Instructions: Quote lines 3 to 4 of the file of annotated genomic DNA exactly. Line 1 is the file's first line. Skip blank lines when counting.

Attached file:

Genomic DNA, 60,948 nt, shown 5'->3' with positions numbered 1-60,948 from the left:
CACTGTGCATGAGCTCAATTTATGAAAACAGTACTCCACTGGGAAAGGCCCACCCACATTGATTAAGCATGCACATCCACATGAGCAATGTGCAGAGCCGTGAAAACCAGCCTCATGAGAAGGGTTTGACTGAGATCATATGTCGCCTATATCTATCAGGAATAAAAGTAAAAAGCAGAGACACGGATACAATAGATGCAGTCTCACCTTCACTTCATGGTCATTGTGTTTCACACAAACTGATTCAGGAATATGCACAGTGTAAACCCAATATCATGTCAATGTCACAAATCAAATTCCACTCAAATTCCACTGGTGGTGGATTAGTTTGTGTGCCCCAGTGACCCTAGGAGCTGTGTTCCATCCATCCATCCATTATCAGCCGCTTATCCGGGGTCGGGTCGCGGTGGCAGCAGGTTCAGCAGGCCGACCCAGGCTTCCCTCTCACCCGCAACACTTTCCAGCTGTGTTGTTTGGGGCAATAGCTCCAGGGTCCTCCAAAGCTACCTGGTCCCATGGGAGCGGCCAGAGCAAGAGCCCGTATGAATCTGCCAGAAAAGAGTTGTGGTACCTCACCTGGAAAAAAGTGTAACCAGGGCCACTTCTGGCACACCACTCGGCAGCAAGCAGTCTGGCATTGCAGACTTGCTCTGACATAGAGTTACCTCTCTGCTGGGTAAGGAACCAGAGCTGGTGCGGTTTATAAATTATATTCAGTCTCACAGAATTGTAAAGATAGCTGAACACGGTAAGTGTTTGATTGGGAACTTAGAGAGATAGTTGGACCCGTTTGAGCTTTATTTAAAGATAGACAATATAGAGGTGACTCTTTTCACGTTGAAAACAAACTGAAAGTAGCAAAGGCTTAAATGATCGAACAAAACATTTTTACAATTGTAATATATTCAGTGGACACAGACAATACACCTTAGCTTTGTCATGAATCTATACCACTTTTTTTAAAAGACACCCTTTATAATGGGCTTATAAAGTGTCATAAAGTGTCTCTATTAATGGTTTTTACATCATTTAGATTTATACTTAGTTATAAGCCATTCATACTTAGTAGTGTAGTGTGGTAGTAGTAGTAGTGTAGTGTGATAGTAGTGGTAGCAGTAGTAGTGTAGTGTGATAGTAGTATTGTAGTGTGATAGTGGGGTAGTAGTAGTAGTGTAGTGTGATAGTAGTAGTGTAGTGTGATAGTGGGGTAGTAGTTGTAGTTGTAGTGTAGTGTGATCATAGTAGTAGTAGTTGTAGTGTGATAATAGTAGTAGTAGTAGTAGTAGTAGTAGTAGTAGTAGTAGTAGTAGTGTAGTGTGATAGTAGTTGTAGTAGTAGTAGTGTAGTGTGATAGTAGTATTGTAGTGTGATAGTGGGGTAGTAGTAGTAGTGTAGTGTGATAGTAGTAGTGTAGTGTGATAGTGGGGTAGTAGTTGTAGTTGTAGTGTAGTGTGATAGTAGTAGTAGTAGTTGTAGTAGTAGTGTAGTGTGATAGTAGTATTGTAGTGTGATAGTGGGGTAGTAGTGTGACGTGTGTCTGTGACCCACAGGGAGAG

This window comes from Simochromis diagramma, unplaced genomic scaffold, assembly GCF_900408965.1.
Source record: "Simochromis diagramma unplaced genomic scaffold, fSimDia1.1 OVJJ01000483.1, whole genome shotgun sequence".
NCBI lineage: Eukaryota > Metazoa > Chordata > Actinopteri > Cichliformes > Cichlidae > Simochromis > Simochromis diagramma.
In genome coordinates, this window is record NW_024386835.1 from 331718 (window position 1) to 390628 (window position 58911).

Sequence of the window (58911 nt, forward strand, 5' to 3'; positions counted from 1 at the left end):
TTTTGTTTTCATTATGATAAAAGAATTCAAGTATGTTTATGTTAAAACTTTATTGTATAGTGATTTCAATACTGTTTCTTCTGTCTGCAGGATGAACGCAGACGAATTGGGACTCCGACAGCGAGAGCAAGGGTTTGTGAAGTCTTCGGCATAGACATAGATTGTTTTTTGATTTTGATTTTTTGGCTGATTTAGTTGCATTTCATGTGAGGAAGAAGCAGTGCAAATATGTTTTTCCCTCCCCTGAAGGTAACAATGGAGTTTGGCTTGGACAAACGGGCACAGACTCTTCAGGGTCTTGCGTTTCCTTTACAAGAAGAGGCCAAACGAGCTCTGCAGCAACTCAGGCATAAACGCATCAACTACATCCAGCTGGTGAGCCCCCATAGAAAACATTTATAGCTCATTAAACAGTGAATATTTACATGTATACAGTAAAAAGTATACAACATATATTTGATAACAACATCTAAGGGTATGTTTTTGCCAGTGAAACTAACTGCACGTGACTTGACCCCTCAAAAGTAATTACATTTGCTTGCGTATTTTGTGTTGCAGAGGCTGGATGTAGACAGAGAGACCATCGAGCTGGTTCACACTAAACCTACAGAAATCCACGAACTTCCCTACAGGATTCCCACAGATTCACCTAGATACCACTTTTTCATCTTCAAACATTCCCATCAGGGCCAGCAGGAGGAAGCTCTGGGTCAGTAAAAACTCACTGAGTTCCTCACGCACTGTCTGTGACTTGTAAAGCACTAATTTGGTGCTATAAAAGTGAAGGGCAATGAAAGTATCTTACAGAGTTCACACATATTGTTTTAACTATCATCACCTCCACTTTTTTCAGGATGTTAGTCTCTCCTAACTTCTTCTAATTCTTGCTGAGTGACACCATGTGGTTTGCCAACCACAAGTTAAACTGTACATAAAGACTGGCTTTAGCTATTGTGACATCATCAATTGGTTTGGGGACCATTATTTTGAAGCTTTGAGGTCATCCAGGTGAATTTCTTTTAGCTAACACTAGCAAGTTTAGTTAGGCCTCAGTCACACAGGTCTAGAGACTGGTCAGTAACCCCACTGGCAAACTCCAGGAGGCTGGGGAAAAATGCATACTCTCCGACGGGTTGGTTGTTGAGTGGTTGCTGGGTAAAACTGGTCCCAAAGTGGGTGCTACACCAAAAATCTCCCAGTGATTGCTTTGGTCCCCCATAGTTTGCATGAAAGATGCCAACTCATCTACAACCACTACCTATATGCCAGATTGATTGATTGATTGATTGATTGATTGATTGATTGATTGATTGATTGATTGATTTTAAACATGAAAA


This window comes from Simochromis diagramma, unplaced genomic scaffold, assembly GCF_900408965.1.
Source record: "Simochromis diagramma unplaced genomic scaffold, fSimDia1.1 OVJJ01000483.1, whole genome shotgun sequence".